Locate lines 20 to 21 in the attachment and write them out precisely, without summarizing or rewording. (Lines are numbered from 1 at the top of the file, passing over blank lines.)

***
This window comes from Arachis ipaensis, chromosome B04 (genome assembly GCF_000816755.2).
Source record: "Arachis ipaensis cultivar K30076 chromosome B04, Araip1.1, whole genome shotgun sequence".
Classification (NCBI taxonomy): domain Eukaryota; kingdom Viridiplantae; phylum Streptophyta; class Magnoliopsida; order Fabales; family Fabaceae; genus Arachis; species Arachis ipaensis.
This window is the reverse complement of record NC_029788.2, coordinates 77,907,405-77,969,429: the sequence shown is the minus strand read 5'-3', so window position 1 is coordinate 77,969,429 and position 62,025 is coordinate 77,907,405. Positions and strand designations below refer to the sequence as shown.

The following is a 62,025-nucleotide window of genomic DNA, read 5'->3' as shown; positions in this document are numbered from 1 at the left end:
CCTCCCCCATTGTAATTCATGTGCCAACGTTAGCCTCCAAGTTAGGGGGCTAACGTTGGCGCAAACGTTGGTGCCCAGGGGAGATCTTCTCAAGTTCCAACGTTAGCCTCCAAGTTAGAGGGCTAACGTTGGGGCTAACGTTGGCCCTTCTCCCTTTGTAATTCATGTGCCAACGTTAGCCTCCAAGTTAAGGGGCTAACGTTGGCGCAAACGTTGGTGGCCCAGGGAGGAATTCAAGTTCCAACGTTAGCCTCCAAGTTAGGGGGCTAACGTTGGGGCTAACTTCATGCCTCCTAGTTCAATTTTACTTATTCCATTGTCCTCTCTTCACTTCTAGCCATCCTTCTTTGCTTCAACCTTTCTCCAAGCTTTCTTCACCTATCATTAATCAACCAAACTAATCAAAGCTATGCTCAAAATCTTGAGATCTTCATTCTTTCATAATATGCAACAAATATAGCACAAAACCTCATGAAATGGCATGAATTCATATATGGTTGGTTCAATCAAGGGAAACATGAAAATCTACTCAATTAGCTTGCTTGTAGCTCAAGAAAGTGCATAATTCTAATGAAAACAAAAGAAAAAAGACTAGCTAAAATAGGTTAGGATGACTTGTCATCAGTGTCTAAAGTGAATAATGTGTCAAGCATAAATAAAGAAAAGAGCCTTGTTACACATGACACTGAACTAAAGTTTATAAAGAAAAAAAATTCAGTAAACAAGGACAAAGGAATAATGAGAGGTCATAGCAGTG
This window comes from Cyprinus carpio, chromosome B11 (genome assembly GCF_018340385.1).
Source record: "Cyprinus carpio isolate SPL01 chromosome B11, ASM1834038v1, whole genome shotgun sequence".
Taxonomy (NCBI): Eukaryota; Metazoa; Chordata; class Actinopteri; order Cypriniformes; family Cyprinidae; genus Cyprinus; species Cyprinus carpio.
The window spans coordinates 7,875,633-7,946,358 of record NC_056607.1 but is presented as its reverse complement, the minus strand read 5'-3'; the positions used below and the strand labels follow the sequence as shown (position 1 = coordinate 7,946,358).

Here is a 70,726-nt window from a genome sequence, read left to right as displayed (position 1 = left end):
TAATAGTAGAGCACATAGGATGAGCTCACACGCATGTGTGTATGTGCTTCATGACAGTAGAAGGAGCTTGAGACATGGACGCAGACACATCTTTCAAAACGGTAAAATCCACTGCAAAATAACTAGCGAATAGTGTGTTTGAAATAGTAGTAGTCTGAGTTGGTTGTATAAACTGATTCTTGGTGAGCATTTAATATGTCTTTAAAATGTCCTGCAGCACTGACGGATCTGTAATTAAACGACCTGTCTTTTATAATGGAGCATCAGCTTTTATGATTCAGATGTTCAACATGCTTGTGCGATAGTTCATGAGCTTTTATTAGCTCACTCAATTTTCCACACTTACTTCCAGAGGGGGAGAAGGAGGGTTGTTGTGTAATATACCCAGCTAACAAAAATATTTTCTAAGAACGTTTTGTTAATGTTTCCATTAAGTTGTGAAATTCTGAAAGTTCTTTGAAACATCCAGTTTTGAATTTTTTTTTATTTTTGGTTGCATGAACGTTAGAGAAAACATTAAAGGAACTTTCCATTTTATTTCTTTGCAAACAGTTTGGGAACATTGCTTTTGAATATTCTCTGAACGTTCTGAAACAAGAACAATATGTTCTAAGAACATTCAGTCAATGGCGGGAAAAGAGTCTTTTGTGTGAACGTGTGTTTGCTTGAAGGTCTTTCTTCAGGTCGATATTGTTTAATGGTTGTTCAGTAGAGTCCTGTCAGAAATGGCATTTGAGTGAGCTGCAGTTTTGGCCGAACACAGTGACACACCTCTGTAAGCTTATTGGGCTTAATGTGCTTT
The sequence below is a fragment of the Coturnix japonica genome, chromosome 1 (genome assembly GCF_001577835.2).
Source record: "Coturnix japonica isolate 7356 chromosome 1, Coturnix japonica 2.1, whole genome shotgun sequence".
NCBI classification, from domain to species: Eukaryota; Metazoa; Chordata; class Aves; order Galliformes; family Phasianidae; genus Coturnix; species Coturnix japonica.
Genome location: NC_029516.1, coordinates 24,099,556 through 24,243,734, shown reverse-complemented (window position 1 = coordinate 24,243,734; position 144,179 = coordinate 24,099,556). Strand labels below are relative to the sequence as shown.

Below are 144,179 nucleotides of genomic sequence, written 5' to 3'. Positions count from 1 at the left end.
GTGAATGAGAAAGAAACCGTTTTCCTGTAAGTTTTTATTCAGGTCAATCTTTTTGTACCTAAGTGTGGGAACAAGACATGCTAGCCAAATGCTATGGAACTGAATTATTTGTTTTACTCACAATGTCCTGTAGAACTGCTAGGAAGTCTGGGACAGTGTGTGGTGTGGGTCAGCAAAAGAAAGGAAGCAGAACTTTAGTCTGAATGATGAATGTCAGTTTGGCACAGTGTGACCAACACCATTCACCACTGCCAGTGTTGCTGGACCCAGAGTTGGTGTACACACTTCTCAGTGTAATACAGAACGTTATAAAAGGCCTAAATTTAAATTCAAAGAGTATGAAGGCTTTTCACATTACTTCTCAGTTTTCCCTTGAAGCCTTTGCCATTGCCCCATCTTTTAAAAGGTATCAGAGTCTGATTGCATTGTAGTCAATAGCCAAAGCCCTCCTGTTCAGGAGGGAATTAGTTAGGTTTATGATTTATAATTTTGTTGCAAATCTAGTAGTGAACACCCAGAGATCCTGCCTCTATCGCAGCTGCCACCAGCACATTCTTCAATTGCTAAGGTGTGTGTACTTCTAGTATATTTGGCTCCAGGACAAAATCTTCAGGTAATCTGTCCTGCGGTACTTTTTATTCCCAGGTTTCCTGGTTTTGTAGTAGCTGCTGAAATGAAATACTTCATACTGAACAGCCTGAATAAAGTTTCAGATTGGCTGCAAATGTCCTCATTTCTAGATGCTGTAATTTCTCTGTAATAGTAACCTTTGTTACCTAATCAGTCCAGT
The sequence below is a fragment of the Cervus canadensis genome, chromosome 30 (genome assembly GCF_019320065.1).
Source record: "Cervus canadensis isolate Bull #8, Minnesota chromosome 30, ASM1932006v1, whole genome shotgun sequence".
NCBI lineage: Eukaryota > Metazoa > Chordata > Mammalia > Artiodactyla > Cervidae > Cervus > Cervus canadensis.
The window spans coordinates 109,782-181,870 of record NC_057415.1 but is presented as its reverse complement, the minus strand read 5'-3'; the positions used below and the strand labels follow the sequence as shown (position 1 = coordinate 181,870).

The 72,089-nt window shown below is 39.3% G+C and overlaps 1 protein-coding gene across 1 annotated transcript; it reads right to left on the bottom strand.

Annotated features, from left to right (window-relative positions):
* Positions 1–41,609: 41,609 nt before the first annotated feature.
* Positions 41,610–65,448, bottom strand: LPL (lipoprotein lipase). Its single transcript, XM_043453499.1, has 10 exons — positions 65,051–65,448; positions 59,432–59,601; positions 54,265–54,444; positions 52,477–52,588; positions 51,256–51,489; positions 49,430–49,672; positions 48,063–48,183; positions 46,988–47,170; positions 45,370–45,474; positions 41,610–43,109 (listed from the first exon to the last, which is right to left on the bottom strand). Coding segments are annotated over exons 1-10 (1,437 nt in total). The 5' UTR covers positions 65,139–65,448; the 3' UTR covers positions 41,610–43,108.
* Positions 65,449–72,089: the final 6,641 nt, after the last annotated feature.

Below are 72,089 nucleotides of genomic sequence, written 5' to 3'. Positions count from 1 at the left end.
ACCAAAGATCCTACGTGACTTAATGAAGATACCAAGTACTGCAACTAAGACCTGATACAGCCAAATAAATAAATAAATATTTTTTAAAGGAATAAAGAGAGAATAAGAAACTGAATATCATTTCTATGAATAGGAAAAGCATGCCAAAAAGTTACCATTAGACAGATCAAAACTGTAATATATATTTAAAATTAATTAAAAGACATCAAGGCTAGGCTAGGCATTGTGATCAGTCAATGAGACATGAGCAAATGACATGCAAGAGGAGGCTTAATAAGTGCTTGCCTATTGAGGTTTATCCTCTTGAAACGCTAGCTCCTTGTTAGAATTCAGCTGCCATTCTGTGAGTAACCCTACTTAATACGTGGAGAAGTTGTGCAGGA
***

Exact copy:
Source record: "Cervus canadensis isolate Bull #8, Minnesota chromosome 30, ASM1932006v1, whole genome shotgun sequence".
NCBI lineage: Eukaryota > Metazoa > Chordata > Mammalia > Artiodactyla > Cervidae > Cervus > Cervus canadensis.